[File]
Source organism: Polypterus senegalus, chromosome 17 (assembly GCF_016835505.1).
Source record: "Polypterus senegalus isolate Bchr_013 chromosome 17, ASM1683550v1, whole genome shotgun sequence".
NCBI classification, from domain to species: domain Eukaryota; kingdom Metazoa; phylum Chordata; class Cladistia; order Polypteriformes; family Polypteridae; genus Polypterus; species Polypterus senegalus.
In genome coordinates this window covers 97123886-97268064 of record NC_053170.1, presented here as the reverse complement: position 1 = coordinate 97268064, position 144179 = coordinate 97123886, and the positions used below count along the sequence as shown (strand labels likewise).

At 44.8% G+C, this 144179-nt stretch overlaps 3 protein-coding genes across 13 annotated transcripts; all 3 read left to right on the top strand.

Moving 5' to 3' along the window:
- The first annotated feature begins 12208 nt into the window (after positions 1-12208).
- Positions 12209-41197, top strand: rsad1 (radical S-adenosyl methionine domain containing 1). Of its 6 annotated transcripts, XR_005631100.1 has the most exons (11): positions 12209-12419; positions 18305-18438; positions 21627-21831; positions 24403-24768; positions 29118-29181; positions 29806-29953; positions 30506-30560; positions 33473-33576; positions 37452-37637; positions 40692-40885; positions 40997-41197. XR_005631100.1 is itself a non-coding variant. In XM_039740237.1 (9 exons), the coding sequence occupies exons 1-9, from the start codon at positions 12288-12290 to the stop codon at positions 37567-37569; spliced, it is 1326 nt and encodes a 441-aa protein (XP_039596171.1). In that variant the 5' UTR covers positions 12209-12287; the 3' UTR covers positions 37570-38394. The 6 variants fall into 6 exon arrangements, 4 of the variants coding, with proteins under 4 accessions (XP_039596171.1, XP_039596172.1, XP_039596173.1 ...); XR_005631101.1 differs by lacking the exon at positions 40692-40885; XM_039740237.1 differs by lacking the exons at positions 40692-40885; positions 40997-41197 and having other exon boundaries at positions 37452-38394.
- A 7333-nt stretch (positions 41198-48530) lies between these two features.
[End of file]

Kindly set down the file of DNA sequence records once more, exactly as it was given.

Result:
Source organism: Polypterus senegalus, chromosome 17 (assembly GCF_016835505.1).
Source record: "Polypterus senegalus isolate Bchr_013 chromosome 17, ASM1683550v1, whole genome shotgun sequence".
NCBI classification, from domain to species: domain Eukaryota; kingdom Metazoa; phylum Chordata; class Cladistia; order Polypteriformes; family Polypteridae; genus Polypterus; species Polypterus senegalus.
In genome coordinates this window covers 97123886-97268064 of record NC_053170.1, presented here as the reverse complement: position 1 = coordinate 97268064, position 144179 = coordinate 97123886, and the positions used below count along the sequence as shown (strand labels likewise).

At 44.8% G+C, this 144179-nt stretch overlaps 3 protein-coding genes across 13 annotated transcripts; all 3 read left to right on the top strand.

Moving 5' to 3' along the window:
- The first annotated feature begins 12208 nt into the window (after positions 1-12208).
- Positions 12209-41197, top strand: rsad1 (radical S-adenosyl methionine domain containing 1). Of its 6 annotated transcripts, XR_005631100.1 has the most exons (11): positions 12209-12419; positions 18305-18438; positions 21627-21831; positions 24403-24768; positions 29118-29181; positions 29806-29953; positions 30506-30560; positions 33473-33576; positions 37452-37637; positions 40692-40885; positions 40997-41197. XR_005631100.1 is itself a non-coding variant. In XM_039740237.1 (9 exons), the coding sequence occupies exons 1-9, from the start codon at positions 12288-12290 to the stop codon at positions 37567-37569; spliced, it is 1326 nt and encodes a 441-aa protein (XP_039596171.1). In that variant the 5' UTR covers positions 12209-12287; the 3' UTR covers positions 37570-38394. The 6 variants fall into 6 exon arrangements, 4 of the variants coding, with proteins under 4 accessions (XP_039596171.1, XP_039596172.1, XP_039596173.1 ...); XR_005631101.1 differs by lacking the exon at positions 40692-40885; XM_039740237.1 differs by lacking the exons at positions 40692-40885; positions 40997-41197 and having other exon boundaries at positions 37452-38394.
- A 7333-nt stretch (positions 41198-48530) lies between these two features.